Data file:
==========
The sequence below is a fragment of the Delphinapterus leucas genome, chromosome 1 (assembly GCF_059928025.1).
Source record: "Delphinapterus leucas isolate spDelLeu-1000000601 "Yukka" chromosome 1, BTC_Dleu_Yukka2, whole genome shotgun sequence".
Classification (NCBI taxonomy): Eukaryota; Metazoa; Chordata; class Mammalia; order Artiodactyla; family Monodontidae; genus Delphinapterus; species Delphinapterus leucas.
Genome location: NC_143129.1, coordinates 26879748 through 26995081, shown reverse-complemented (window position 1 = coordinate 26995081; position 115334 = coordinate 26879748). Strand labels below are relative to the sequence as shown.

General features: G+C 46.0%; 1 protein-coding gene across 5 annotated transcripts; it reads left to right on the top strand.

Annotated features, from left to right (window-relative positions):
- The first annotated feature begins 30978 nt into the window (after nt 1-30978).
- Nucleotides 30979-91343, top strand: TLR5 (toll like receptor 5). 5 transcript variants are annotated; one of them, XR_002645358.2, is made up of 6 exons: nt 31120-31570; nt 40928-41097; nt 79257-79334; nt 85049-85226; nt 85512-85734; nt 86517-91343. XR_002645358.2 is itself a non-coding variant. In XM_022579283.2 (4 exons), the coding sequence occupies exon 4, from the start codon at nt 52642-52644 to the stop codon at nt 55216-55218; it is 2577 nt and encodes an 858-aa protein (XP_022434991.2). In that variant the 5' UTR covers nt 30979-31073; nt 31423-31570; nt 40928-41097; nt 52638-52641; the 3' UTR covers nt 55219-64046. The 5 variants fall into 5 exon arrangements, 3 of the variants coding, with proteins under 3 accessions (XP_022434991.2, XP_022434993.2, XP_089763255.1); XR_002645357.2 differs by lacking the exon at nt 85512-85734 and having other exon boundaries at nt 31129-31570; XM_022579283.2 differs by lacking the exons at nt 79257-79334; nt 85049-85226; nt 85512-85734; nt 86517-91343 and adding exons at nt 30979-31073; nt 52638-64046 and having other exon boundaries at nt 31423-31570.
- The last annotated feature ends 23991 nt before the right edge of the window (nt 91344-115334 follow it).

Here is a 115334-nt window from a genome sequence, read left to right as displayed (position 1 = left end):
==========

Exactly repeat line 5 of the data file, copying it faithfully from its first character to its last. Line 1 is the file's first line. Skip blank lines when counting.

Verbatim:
General features: G+C 46.0%; 1 protein-coding gene across 5 annotated transcripts; it reads left to right on the top strand.